The Malik Report
I'm writing this entry "backwards" because its main thrust involves even more fun fun fun stuff pertaining to Daniel Alfredsson's "divorce" from the Ottawa Senators, and I know that you and I are both a little tired of the proceedings given Thursday's trainwreck, never mind the fact that it dragged on into the weekend.
Inspired by Aftonbladet's Per Bjurman's note that the Hockey News's Yearbook (which can be snagged digitally on Zinio.com; ditto for full-season subscriptions) named Erik Karlsson the NHL's best defenseman, I looked at THN's Top 50 NHL Players list to find out which Wings players were named to the list, and all of 3 Wings are listed--and none of them made the top 10:
I'm posting this in my blog as opposed to KK Hockey because it may or may not be a touchy subject, and as it may or may not be hockey-related. Russia's strict anti-homosexuality laws will make the 2014 Olympics in Sochi both an inherently political place and very possibly a place where those who speak out against or publicly protest those laws (especially in a provocative manner) could be detained and/or expelled from the country, if not tried and jailed.
Updated 2x at 6:58 AM: For better or worse, Red Wings defenseman Niklas Kronwall entered last season as the de-facto #1 defenseman, and while playing 24-27 minutes a night (or more) yielded both a minus-5 plus-minus rating and a tempering of his physical play to simply hold up under a tremendous workload...He proved that he could at least fill part of Nicklas Lidstrom's long shadow.
This morning, the Free Press's Helene St. James' player profiles continue with an assessment of Kronwall's literal and figurative value (in this day and age, a $4.75 million cap hit for a defenseman earning $6 million in real-world dollars for the next three seasons seems almost ridiculously cheap by "open market" standards), and at present, there's no doubt that Kronwall is absolutely integral to the team's success as its "MVP on D":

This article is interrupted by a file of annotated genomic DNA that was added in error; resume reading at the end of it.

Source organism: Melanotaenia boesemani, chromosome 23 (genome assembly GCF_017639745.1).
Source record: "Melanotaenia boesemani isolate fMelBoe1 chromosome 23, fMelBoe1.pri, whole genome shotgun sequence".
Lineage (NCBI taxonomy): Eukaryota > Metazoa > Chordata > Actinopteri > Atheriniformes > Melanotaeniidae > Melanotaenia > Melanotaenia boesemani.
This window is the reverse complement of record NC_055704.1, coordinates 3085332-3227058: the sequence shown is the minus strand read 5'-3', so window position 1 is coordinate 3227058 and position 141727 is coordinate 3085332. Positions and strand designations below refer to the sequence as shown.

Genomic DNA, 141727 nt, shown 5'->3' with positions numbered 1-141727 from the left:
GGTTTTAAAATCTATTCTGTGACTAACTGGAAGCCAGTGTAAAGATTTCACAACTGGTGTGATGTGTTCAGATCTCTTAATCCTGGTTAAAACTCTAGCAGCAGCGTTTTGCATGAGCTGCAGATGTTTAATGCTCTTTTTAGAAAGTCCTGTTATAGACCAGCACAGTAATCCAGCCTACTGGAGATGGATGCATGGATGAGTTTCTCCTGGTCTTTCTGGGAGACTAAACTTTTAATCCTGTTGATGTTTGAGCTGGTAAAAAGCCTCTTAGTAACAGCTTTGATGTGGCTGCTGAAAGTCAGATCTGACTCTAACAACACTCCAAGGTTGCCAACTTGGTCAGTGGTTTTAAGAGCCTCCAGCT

The Detroit Free Press has posited a pair of "emptying the notebook"-style articles regarding Red Wings GM Ken Holland and coach Mike Babcock's appearances on Detroit Sports 105.1 FM this past Tuesday. On Friday, Brian Manzullo noted that Holland is unconcerned about the Wings' relative lack of size as they move East, and today, Manzullo notes that Babcock was plain old floored by Daniel Alfredsson's desire to come to Detroit--mostly because Babcock got involved in the "wining and dining" process after Alfredsson had already made up his mind:
“He was telling us he was coming,” Babcock told ‘Ryan and Rico’ on Detroit Sports 105.1 FM last week. “It was unbelievable how it worked out. Great for us.”
Babcock unloaded plenty of praise on Alfredsson, who joined the Wings along with center Stephen Weiss earlier this off-season. Alfredsson, from Sweden along with Zetterberg, played his previous 17 NHL seasons with the Ottawa Senators and, as captain, led them to the Stanley Cup Finals in 2007.
NHL.com's "30 in 30" slate of team previews shifts its focus to the Red Wings today, offering a quintet of articles discussing the Red Wings' present status as moving to the Eastern Conference, its roster changes, questions that the team faces, the team's "X-Factor" and possible future contributors.
EJ Hradek's video discussion of the state-of-the-Wings going into the 2013-2014 season serves as something of an introduction to the proceedings (and yes, this was posted a few days ago):
Senators fans: I'm sorry my favorite team signed your captain, and I'm sorry that you've had to deal with the roller-coaster of Fedorov-divorce-style break-up comments this week. It's been painful to watch, hear and read from over 500 miles away.